Maddy likes to feed Charlottes insecurities. Why? I won't tell you, read the book! And bonus Scarlett is having doubts about her relationship, and Petula seems as selfish as ever, even more so now.

Let's talk about the characters.While reading this book I felt like I, and Charlotte along with me, where back at square one. She was as doubful about herself as ever. This did not go good with me. Scarlet went a few nodges down with me, in all, I didn't feel like MY scarlet was in the pages, not until the very end at least. Damen is a minor character, as always. but the character who impresed me in this book was Petula.

In the plot I'd have to say it crossed from unlikely to unbeliavable. Some things happen that would, or most likely could never happen, and that I didn't think was the best for the story. It started out very slow, a lot of inner chatter that really didn't gave us anything new. Heaven as a phone bank? I got it, sould in the afterlife being our inner chatter and guiding us, it was interesting to see another person's view of the afterlife.

This book has it ups, and it has its down, but all in all it's an ok read. I would read it for it being the second book in the series.

One thing I most liked about this, and the first book, its the intro's to the different chapters. It has messages that are very much true, like for example:

"Trust is not a given. In any relationship, it is the hardest thing to earn and the easiest to lose. In fact, the only words harder than "I don't love you anymore" are "I don't trust you anymore." The former has everything to do with somene else. There is nothing you can do about a change of heart. The latter has everything to do with you."

It makes you think doesn't it? There are a lot more of this in the pages. And finally the ending. While it was a good ending, I thought it resembled the first one too much. It was rushed, but not so, and at parts a little like 'when did this happend?'

Well there you go, my Ghostgirl:Homecoming review. I could go on rambling, but I can't give out spoilers- not any more anyways. Woot! A review! I thought this one would not see the light of day Lol

Monday 24 February 2014

Review: Red Rising by Pierce Brown (IN LOVE!)

Red Rising (Red Rising Trilogy, #1)
Title: Red Rising
Author: Pierce Brown
Series: Red Rising
Book #: 1
Pages: 382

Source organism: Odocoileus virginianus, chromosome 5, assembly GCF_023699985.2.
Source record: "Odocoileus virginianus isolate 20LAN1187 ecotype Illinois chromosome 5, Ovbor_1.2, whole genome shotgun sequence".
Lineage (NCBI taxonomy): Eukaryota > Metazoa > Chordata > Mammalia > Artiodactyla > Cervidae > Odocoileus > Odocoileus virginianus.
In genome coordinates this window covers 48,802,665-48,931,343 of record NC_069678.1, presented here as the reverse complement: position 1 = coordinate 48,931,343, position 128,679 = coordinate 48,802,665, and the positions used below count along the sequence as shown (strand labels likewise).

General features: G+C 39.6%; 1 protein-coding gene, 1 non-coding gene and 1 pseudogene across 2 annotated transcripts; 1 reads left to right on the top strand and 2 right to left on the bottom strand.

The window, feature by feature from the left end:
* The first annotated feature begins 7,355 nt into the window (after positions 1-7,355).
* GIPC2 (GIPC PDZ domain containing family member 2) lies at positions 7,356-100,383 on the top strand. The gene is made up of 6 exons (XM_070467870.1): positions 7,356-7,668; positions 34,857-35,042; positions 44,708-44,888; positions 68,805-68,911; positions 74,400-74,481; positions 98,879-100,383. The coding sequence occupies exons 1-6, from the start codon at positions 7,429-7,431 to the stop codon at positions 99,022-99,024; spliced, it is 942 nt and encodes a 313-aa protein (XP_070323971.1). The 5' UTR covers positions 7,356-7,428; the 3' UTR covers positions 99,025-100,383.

Reading Level: YA
Book Rating: Photobucket
Goodreads Rating: 4.32
Published: Jan. 28th, 2014

The war begins...

Darrow is a Helldiver, one of a thousand men and women who live in the vast caves beneath the surface of Mars. Generations of Helldivers have spent their lives toiling to mine the precious elements that will allow the planet to be terraformed. Just knowing that one day people will be able to walk the surface of the planet is enough to justify their sacrifice. The Earth is dying, and Darrow and his people are the only hope humanity has left.

Until the day Darrow learns that it is all a lie. Mars is habitable - and indeed has been inhabited for generations by a class of people calling themselves the Golds. The Golds regard Darrow and his fellows as slave labour, to be exploited and worked to death without a second thought.

With the help of a mysterious group of rebels, Darrow disguises himself as a Gold and infiltrates their command school, intent on taking down his oppressors from the inside.

But the command school is a battlefield. And Darrow isn't the only student with an agenda...

Taschima's POV:



"This is the future. It should not be this way for generations. My life is a lie."

Red Rising is the kind of book that makes you run to your friend's house just so you can thrust your copy into their arms and make them start reading it on the spot. Read it now bloodydamn, read it now. It's a strong read from beginning to end. Red Rising reminds me of Insignia by S. J. Kincaid in the way it is written. It is serious, imaginative, at times it can be quite hilarious, it can catch you off guard, and when you read it you get totally invested in the story. Read it in one sitting.

"You brave Red pioneers of Mars-strongest of the human breed-sacrifice for progress, sacrifice to pave the way for the future. Your lives, your blood, are a down payment for the immortality of the human race as we move beyond Earth and Moon. You go where we could not. You suffer so that others do not."